Well it certainly piqued my interest, so I did a little digging. Turns out Jack's a character created by some guy called Peter Temple. And to Jack's already impressive resumé, you could add cook, part-time debt collector and sometime private eye.
Jack was a Melbourne shyster, working criminal cases, but pretty much dropped out of everything when his wife was killed by a deranged client. When he finally crawled out of his prolonged binge of grief, self-pity and booze to rebuild his life, he sought solace in manual work, attaching himself to Charlie Taub, an crochety old furniture-maker who lives in Fitzroy, a Melbourne suburb.
But now he's more-or-less human again, and has set up a non-criminal practice in Fitzroy. He often finds himself employed to find people who don't necessarily want to be found -- something for which he seems to have a knack. But he'll take on almost anything, even debt collecting. As a detective, he's got a keen eye and a dry wit, and he tends to play the odds, cutting a corner now and then if he thinks he can get away with it. Just like his preference in football, this lad prefers "Australian rules."
When he's not poking a stick into various nasty messes and (usually) getting in way over his head, he splits his time between the pub, the horse racing, football and -- oh, yes -- cabinetmaking.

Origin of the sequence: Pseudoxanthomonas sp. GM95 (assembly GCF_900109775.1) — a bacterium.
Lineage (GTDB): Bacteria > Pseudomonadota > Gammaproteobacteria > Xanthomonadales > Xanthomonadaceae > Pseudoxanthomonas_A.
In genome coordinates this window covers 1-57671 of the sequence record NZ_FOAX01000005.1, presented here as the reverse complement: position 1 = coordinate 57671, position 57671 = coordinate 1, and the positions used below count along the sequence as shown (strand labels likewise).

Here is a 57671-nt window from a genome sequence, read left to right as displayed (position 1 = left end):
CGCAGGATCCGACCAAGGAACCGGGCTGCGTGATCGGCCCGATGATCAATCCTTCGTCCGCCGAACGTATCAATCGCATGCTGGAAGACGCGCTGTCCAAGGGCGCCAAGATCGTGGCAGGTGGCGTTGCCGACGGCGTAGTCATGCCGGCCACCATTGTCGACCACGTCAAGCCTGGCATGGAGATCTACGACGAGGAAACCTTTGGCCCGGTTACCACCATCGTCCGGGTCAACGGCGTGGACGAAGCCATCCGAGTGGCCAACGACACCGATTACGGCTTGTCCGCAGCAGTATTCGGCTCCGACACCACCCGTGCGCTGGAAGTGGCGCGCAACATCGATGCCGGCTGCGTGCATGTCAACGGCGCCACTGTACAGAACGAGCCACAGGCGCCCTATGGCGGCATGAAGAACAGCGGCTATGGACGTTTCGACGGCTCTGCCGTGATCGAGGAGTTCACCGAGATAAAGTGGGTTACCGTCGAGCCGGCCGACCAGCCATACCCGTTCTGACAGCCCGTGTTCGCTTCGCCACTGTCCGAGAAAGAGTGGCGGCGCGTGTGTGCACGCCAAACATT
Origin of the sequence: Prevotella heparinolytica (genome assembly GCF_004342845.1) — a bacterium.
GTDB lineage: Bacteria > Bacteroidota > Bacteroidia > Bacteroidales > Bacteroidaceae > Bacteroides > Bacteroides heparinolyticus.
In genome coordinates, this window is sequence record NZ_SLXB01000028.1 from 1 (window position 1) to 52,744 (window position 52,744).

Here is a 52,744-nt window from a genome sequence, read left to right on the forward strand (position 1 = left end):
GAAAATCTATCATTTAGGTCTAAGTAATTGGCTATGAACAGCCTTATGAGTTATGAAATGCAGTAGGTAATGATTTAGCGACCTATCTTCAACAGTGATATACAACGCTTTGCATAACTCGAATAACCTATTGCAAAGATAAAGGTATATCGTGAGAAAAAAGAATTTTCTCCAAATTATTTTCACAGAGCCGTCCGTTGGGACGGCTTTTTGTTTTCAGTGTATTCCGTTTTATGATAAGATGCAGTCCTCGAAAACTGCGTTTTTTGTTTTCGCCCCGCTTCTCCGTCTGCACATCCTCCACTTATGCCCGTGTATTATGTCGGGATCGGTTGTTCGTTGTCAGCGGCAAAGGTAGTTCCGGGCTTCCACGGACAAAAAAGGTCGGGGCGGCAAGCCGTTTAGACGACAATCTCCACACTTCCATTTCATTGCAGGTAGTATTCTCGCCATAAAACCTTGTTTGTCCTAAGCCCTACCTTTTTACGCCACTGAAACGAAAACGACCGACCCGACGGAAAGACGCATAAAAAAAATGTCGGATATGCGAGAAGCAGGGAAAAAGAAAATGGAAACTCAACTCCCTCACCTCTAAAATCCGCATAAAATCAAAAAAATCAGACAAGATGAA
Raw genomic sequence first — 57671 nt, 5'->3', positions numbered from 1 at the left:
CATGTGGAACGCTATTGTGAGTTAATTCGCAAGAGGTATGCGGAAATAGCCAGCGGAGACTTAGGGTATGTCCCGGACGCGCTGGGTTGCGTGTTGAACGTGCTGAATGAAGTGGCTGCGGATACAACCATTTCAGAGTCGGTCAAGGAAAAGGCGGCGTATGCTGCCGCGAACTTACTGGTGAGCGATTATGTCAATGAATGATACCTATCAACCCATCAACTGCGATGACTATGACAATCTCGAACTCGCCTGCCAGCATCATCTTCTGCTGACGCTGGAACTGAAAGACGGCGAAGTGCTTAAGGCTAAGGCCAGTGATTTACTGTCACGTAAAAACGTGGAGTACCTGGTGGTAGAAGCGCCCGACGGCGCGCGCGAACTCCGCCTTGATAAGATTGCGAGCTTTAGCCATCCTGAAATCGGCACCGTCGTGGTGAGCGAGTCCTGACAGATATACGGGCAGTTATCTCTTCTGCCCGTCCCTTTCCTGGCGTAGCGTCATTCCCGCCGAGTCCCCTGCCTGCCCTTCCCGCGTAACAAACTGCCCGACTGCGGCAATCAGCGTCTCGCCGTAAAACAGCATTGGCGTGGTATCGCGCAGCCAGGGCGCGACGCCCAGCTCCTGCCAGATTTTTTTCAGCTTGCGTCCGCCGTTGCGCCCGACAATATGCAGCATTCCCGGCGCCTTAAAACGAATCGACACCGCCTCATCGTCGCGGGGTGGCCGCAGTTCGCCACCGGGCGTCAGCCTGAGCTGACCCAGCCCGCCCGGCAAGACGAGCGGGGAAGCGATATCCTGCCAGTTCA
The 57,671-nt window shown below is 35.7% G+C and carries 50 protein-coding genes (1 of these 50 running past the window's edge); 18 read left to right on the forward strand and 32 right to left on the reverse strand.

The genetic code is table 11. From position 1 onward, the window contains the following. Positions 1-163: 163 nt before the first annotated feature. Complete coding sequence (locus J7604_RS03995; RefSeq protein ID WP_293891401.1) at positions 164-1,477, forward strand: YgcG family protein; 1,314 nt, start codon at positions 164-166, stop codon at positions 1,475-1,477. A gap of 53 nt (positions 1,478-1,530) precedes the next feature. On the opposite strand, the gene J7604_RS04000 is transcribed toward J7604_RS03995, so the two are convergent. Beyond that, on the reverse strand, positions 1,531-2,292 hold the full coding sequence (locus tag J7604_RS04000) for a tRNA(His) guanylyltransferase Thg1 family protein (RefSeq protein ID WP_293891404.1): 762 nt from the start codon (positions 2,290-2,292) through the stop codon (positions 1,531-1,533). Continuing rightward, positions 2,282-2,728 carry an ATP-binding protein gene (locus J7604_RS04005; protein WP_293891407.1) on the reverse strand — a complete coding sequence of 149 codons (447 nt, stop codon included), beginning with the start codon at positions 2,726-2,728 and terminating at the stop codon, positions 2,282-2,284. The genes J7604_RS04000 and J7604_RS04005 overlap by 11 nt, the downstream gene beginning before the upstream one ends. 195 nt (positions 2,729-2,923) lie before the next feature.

An excellent, well-written series that balances heart and heat in equal measures. Of course, that meant for years you couldn't easily find any of them in North America, or at least anywhere I looked.
Fortunately, the 2013 DVD release of Jack Irish: Set One, featuring two made-for-Australian-television movies starring Guy Pearce, seems to have rekindled interest in the series, and all four books in the series are being re-released.
Arguably the most successful Australian crime writer of recent years, South African-born Peter Temple is best known for his Jack Irish books. He's won Australia's Ned Kelly Award for Best Crime Novel three times -- more than any other writer. A former journalist, editor and lecturer, he decided to become a full-time freelance writer in 1995. He published his first novel, Bad Debts, which introduced Jack Irish, in 1996, and promptly won the Ned Kelly Award for Best First Crime Novel). He's so far won four more (a record!), for Dead Point (2000) and White Dog (2003), both Jack Irish books, and one each for standalones Shooting Star and The Broken Shore, which also won the Crime Writers' Association Gold Dagger in 2007, making Temple the first Australian to win a Gold Dagger.
Respectfully submitted by Kevin Burton Smith, following a lead from Inkerman Hotel, whoever you are. Thanks, mate.
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